September 27, 2013
When confronting an untreated/unaware borderline with his/her behavior, you will encounter irrational hostility. It is always your fault. Never theirs.
Criticism equals rejection equals feelings of abandonment. As we have all learned, a borderline will do anything to avoid feelings of abandonment that have haunted them since childhood.
This includes making you the bad guy aka devaluation. Discrediting the critic makes the criticism hurt less. Blaming you for their irrational rage, justifies otherwise unacceptable behavior. In their minds, their rage is always justifiable.
Instead of accepting their condition and taking responsibility for their bad behavior, they will project undesirable qualities onto you. This is the maddening scenario where they accuse you of doing all the things they do. They will accuse you of being the one with the issues. They will say you are the one who is being irrationally angry. They will pick a fight with you aka bait you. And when you fight back (take the bait), they will accuse you of being hostile.
This is how a BP keeps you disoriented and fighting for air. They are sacrificing your emotional well-being in order to stay deep in denial. If you allow this to continue, it will cause you to lose your mind.
So, how do you handle such irrational rage? Here’s a NY Times article on the topic. Below, I have posted advice from the comment section of that article:
I’ve dealt with this extensively in people close to me, and what I can tell you is, the best approach is a combination of separating from the person with BPD, so she can’t disturb your own serenity; and firmly directly her toward DBT. You can’t help someone who is in denial, but what you can do is corral her so that she can’t act out to make you miserable.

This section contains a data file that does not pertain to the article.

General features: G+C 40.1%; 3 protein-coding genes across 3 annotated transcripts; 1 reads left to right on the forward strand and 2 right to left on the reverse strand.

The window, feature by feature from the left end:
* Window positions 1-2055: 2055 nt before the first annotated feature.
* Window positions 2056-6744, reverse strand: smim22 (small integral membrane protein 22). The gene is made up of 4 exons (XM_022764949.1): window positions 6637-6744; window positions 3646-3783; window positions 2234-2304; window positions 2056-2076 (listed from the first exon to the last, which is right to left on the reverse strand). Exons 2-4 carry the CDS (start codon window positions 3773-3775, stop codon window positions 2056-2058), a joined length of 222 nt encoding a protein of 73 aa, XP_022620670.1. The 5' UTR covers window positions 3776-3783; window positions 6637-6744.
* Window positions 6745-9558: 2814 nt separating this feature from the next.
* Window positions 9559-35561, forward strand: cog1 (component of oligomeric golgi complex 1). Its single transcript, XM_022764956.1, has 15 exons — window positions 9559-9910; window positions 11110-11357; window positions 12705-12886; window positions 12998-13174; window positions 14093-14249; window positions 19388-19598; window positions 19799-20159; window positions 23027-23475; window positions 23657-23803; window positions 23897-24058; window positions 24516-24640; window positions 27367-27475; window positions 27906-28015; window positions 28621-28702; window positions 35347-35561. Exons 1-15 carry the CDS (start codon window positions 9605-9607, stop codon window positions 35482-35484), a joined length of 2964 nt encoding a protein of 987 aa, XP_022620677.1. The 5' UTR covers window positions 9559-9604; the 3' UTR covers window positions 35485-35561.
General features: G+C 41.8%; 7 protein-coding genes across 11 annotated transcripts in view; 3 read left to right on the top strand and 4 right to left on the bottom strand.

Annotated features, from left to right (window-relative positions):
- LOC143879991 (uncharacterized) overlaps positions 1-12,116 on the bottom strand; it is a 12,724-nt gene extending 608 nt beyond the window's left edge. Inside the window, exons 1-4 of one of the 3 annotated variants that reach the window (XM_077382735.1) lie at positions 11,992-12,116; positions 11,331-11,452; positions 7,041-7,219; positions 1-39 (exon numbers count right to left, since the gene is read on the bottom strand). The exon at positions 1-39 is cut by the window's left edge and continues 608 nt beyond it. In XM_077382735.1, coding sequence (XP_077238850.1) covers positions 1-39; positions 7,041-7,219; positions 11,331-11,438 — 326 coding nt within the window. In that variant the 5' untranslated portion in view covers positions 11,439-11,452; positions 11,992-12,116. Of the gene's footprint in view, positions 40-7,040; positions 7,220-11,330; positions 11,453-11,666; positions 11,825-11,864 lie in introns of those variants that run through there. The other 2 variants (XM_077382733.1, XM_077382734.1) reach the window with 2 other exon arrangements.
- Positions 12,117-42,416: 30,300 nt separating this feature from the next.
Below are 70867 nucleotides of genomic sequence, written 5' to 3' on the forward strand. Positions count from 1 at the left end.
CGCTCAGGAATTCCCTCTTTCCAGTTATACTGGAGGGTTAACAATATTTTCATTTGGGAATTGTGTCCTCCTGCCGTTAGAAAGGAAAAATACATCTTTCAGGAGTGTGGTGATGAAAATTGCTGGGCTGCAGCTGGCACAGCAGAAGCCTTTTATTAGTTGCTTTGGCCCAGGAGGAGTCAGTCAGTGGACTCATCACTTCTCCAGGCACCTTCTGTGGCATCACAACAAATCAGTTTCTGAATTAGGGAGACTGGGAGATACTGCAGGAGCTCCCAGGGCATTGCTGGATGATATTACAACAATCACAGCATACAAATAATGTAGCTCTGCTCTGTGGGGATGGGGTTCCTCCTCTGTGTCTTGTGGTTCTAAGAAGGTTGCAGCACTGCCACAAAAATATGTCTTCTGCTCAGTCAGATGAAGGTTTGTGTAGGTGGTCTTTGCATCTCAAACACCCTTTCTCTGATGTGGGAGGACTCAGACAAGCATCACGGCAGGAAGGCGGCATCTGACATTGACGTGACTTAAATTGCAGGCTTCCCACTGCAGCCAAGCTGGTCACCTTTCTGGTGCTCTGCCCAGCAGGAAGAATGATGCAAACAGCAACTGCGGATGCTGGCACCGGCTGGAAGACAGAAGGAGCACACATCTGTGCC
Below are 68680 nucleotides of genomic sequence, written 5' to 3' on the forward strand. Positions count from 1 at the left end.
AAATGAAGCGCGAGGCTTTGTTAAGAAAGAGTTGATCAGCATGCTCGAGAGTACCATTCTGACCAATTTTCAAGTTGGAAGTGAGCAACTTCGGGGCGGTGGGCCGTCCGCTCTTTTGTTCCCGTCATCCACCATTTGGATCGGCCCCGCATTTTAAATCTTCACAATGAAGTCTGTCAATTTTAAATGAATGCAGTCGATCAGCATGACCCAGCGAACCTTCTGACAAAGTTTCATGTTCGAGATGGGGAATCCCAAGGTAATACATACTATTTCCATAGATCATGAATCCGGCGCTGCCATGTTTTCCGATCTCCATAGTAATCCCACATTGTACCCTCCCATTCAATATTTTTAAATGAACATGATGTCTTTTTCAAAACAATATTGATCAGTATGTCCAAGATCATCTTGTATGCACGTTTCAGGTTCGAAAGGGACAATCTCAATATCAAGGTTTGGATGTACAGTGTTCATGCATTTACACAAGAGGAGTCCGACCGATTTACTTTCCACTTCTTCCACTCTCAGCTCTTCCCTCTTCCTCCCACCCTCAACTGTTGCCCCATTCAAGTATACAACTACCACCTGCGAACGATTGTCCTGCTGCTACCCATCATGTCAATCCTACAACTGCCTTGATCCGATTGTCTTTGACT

If her phone calls or visits to your home make you feel stressed and angry, don’t take her calls and don’t have her over. Erect boundaries and stick to them. Yes, I mean it. Don’t put up with the behaviors. Just cut off interaction when they begin and don’t allow opportunities to arise. Because it’s through these behaviors that BPDs externalize their distress and blame it on others.
If they don’t get their way in doing that, and enough people refuse to allow them to, they may eventually decide to seek help. But what never works is “trying to help”, because they feel threatened and act defensively and then, a split second later, often offensively. So you can’t do that much. But what you can do, while protecting yourself, also can work to help them if they choose to take it. As the airline attendants say, Put the oxygen on yourself first.
This does, of course, require that you be willing to be vilified as the Bad Guy. But you can handle that, because you are a sane adult. Get counseling support in dealing with this if you need to. And really, what’s the difference in her being furious with you? Isn’t she furious with you most of the time anyway? Pretend you are dealing with a teenager and it will all make sense.
What I’ve seen work is DBT, mood stabilizers and antipsychotics (ie, medications standard for bipolar), and psychotherapy that works with the DBT. Clients love DBT, btw, because it helps them feel in control and calm.
And the argument, “it’s not me, it’s the world that’s horrible to me”—so what else is new? Lots of us feel that way a lot of the time. But we can’t do anything about the world, only ourselves. To find sanity in a crazy world is the task of most humans. Unlike other people, BPDs just never learned this on their own. But with specific help, they can.
The author is right. You can’t help someone who is in denial. Furthermore, they will demonize you if you try. They will accuse you of being manipulative and controlling. Because this is what borderlines in denial do.
September 23, 2013
A commenter, named Rose, responds to a previous post- Can a Borderline Sustain a Relationship?:
As I read your article I was in tears. I am a recently diagnosed BPD. I have been dealing with it since I was 16. I lived a life of competition, winning, being on an adrelaline high since I was 3.